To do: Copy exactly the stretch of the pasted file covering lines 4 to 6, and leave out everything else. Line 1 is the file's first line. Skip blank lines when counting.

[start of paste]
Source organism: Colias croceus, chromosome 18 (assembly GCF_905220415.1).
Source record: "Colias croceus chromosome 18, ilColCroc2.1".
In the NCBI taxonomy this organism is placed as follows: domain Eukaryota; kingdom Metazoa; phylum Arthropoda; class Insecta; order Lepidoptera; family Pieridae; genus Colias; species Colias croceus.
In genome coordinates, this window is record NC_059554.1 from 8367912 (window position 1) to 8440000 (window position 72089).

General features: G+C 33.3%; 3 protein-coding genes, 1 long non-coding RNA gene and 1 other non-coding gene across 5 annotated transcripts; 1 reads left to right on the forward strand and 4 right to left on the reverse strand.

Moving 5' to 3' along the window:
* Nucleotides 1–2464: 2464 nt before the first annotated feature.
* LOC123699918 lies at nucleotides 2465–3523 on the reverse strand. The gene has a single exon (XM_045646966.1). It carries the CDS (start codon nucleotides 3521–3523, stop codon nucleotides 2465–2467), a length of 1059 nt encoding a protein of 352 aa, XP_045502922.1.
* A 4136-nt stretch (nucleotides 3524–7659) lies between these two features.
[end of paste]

In genome coordinates, this window is record NC_059554.1 from 8367912 (window position 1) to 8440000 (window position 72089).

General features: G+C 33.3%; 3 protein-coding genes, 1 long non-coding RNA gene and 1 other non-coding gene across 5 annotated transcripts; 1 reads left to right on the forward strand and 4 right to left on the reverse strand.

Moving 5' to 3' along the window: